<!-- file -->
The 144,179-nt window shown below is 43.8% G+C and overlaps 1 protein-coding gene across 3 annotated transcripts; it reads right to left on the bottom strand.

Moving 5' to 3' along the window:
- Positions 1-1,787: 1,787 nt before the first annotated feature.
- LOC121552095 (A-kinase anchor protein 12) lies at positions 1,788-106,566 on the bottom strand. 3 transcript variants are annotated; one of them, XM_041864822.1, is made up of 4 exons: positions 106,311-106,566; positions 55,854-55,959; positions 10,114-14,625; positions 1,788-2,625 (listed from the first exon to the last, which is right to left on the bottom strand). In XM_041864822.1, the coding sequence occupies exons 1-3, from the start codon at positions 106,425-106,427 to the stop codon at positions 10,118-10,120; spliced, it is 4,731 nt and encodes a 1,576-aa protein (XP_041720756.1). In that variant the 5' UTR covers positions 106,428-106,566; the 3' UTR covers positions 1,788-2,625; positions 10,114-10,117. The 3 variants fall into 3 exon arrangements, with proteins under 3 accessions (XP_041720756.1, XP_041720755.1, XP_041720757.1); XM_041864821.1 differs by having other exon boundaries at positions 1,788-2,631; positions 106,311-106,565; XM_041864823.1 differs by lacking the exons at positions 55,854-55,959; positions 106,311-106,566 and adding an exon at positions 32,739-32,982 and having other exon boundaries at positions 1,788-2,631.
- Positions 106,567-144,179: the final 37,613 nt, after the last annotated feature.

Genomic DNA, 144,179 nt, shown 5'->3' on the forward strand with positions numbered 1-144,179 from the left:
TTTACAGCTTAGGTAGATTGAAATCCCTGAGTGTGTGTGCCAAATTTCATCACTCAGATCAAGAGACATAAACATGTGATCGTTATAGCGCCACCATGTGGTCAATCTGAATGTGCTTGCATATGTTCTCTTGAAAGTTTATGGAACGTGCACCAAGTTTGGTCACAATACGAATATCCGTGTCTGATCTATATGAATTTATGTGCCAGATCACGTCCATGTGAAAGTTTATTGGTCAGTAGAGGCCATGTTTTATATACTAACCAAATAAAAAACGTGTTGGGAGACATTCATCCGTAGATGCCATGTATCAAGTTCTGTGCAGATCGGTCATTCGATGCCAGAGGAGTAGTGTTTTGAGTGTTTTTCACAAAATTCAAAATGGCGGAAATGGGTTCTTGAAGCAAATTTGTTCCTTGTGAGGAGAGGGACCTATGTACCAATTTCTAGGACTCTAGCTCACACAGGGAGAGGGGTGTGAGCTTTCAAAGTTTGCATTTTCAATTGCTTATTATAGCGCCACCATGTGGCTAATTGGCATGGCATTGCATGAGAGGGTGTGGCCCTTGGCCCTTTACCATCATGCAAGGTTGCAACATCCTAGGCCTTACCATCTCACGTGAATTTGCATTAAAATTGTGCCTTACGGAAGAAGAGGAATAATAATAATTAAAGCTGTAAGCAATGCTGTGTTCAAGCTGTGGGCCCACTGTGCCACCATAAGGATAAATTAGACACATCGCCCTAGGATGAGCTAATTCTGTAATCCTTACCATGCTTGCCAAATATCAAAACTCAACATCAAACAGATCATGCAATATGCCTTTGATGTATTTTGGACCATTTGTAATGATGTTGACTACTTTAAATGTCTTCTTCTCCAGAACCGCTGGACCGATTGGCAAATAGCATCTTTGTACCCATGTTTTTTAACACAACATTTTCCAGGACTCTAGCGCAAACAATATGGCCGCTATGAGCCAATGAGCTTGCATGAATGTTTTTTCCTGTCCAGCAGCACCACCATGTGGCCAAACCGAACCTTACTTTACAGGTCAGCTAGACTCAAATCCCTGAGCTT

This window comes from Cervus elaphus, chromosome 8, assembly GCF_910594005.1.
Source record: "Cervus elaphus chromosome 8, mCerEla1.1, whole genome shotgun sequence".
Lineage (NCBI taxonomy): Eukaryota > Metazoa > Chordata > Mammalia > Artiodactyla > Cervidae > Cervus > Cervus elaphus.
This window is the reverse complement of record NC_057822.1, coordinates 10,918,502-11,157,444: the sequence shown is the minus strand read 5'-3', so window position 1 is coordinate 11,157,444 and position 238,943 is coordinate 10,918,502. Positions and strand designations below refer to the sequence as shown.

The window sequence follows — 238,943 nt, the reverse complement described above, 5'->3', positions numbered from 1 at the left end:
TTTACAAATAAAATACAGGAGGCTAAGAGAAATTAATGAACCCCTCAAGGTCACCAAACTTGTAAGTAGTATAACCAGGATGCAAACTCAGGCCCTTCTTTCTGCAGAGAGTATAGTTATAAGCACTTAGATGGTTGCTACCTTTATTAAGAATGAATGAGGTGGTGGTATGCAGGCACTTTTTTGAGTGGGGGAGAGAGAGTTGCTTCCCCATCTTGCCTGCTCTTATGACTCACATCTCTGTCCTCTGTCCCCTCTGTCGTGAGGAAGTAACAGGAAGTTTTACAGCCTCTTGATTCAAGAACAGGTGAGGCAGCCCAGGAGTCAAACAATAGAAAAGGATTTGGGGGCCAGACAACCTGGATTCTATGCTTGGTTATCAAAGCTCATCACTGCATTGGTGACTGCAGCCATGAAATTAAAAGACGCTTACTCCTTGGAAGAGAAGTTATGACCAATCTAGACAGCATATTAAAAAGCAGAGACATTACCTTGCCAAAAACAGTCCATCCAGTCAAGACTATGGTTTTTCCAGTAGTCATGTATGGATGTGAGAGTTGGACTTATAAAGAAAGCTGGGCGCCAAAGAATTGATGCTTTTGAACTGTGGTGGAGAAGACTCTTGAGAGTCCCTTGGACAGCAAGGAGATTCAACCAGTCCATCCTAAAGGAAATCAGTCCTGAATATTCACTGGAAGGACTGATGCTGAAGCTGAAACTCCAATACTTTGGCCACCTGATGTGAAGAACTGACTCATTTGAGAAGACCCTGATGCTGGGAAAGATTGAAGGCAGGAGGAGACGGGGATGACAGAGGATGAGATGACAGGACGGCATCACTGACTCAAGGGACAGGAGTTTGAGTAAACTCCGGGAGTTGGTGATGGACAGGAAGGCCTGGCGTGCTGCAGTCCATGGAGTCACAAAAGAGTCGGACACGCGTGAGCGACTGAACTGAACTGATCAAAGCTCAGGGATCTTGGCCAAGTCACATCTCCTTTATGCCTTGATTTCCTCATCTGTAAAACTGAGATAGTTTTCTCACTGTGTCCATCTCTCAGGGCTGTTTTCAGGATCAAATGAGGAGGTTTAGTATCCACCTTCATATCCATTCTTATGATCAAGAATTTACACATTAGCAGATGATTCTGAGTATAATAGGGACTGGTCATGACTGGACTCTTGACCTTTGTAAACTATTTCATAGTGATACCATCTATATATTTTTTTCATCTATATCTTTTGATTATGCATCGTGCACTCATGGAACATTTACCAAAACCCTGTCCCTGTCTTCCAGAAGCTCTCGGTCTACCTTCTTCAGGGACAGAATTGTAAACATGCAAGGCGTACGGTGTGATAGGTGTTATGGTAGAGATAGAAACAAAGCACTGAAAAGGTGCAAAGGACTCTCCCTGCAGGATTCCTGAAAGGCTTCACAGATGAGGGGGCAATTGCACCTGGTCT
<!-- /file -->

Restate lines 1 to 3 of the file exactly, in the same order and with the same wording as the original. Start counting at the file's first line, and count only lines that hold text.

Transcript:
The 144,179-nt window shown below is 43.8% G+C and overlaps 1 protein-coding gene across 3 annotated transcripts; it reads right to left on the bottom strand.

Moving 5' to 3' along the window:
- Positions 1-1,787: 1,787 nt before the first annotated feature.